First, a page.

Cablegate: Timor-Leste 2008 Trafficking in Persons Report Submission

DE RUEHDT #0067/01 0610331
O R 010331Z MAR 08





E.O. 12958: N/A


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1. (SBU) The following is Embassy Dili's submission in
preparation for the 2008 Trafficking in Persons Report. Please
note paragraph designations are keyed to reftel questions:




A. Timor-Leste is a destination country for trafficking victims.
Nearly all trafficking victims are women. It is difficult to
give a precise estimate of the number of trafficking victims as
there have been no recent comprehensive studies and the
government does not compile statistics on this issue. In 2004,
a local NGO conducted a baseline study of human trafficking and
the sex industry and estimated that as many as 115 of the
approximately 360 sex workers in the capital might be victims of
trafficking. Although there has been no recent study, reliable
sources estimated that the number of foreign trafficking victims
remained approximately the same. Several establishments in the
capital are known commercial sex operations suspected of being
involved in trafficking; following the increased presence of
internationals since 2006, several additional establishments
have reopened. There are indications that increased
vulnerability accompanying the long-term internal displacement
of thousands of East Timorese over the last year, widespread
poverty, and lack of understanding of human trafficking among
the populace, could contribute to Timor-Leste becoming a source
country. The sources for information on trafficking victims are
the offices of the Prosecutor General and Immigration, in
addition to two women's and children's rights NGOs. The numbers
and the sources are reliable. However, due to limitations in
their mechanisms to prevent and prosecute human trafficking,
more cases likely go unidentified. Women are at higher risk
from being trafficked into Timor-Leste from neighboring
countries in the region, as well as internally from throughout
the districts into Dili to work on the sex trade.

High transportation costs in and out of the country combined
with relatively high wages make Timor-Leste a comparatively
expensive source country, particularly when compared with
neighboring Indonesia. There were no known attempts to traffic
Timorese men, women, or children abroad this past year.

B. Although Embassy sources indicate that the decline in
internationals in Dili through early 2006 may have caused the
numbers of foreign trafficking victims to decrease, this trend
appears to have been reversed with the new influx of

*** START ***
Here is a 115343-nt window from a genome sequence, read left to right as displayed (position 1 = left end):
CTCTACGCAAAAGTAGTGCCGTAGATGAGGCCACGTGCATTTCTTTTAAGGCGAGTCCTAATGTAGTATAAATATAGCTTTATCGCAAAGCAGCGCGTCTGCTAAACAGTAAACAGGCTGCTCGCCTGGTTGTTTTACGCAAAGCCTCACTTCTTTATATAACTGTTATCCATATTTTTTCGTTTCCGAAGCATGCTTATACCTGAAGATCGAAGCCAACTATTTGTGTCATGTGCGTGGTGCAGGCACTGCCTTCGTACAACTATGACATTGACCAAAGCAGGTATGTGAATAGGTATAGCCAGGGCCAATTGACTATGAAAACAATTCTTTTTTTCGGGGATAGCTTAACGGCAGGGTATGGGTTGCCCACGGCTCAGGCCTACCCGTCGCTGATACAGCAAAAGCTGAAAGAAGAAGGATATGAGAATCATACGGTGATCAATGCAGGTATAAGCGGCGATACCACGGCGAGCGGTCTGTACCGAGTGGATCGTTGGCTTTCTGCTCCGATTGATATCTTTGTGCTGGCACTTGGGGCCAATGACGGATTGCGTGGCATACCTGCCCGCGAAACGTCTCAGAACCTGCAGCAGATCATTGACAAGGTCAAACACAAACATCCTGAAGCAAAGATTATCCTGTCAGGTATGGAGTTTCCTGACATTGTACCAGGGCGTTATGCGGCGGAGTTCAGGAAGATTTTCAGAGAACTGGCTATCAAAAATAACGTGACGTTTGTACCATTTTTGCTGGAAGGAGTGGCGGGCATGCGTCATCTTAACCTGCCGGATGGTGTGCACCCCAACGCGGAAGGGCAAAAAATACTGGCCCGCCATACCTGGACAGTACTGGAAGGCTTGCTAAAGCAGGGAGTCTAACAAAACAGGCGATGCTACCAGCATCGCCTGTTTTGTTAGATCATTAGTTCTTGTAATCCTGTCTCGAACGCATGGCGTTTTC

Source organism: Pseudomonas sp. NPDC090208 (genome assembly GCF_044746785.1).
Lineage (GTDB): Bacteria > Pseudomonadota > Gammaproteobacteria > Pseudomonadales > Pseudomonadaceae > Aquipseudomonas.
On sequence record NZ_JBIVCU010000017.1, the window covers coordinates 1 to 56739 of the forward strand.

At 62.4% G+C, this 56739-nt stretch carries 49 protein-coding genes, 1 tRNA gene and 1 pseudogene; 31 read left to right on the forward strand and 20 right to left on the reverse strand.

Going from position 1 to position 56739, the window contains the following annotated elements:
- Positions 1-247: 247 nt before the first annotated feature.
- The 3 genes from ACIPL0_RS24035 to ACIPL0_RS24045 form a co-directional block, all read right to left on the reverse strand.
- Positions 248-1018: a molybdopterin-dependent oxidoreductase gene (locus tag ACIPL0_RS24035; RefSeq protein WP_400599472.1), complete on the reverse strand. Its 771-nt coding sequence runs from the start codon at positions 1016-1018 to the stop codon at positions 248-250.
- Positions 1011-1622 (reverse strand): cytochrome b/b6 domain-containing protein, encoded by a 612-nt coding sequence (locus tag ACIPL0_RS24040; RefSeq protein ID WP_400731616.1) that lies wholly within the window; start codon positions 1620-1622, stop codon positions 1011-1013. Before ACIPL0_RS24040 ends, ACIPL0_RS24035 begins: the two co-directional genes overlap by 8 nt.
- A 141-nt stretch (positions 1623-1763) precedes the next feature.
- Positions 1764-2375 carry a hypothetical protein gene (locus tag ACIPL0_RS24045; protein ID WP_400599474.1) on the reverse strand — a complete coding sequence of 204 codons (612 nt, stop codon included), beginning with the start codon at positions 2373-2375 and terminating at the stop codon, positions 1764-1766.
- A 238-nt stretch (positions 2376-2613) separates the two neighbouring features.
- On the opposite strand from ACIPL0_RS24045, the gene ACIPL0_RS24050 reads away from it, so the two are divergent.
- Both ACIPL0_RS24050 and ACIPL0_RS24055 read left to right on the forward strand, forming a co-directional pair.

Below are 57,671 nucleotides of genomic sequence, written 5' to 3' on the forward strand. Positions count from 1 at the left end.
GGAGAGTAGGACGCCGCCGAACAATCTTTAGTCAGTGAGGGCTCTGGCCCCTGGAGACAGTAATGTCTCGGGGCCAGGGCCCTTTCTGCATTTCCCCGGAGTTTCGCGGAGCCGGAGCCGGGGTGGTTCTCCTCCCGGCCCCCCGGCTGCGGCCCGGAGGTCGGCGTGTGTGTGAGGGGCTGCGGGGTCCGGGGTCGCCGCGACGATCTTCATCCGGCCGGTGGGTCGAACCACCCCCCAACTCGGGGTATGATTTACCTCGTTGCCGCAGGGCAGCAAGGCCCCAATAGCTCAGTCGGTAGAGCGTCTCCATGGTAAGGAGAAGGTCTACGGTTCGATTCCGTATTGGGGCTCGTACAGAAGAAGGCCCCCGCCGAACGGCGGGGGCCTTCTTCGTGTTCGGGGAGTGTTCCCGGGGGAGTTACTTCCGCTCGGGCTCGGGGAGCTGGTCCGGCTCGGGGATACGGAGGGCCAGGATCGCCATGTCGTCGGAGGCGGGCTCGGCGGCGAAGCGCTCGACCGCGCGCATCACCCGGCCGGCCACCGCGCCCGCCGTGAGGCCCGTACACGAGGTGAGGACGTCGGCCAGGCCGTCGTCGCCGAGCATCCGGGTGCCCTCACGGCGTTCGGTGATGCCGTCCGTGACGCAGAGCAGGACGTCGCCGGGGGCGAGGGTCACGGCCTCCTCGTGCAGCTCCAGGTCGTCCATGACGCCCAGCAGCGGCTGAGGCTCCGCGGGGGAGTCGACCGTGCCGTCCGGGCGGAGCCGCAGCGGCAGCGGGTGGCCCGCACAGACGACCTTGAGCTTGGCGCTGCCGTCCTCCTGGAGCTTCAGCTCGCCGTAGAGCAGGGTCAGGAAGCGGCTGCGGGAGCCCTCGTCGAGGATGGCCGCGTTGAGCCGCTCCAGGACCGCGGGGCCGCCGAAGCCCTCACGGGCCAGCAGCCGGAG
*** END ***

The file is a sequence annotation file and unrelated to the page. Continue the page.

internationals that accompanied the arrival of international
peacekeeping forces in May 2006, followed by the establishment
of a new UN mission in August 2006. Moreover, local NGOs and
international organizations have noted a continued increase in
domestic trafficking. Whereas initially it appeared that
domestic trafficking victims were taking the place of foreign
victims in some establishments as the international presence
decreased, observers now note that the new influx of
internationals since June 2006 raises the concern that both
external and internal trafficking may increase; however, it is
difficult to gauge any specific degree to which this is in fact
the case. International forces are subject to a "zero
tolerance" policy for participating and/or enabling trafficking,
to include procuring prostitutes. International forces
authorities conducted eight investigations for allegations of
impropriety by its members, with the results of these
investigations still pending. The age of the domestic
trafficking victims, cites as low as 12 in some cases, is also a
cause for concern. These victims, usually from extremely poor
families, are promised lucrative jobs or educational
opportunities in Dili. It appears that the domestic victims are
not subsequently held forcibly or through debt bondage, nor are
false documents being used. Neither are employment, travel, and
tourism agencies or marriage brokers involved with or fronting
for traffickers or crime groups to traffic individuals. Rather,
having become dependent on the money they earn for survival and
facing humiliation at home and an almost complete lack of
services for victims, they conclude that they have no

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alternative other than to continue. We have not yet seen
evidence of coercion or force being used to keep victims trapped
in prostitution but rather lack of education and social
pressures tend to keep victims in prostitution once they have
been lured through fraudulent practices. A widespread lack of
understanding that their treatment is forbidden by law also
contributes to victims' inability to take action. Trafficking
victims in Timor-Leste are mostly forced to work as sex workers.
There have been vague reports of incidents of labor
trafficking, particularly involving men, but none have been
verified and there is a lack of research into this possibility.

In November 2008, a group of 18 Timorese children were stopped
by Timor-Leste's immigration authorities at Dili's airport from
departing to Malaysia for what their sponsor, a local foundation
closely affiliated with orphanages, called a trip to study in
that country. The children's ages ranged from 7 to 17. The
group also included an additional eight Timorese over the age of
18. The Prosecutor General issued the order preventing their
departure on the grounds that the sponsoring foundation failed
to account for critical information, such as letters of parental
consent, the location of the schools, the names and addresses of
the minor's guardians in Malaysia, and an approximate date of
return upon completion of studies. The letters of parental
consent were critical because some children in Timor-Leste who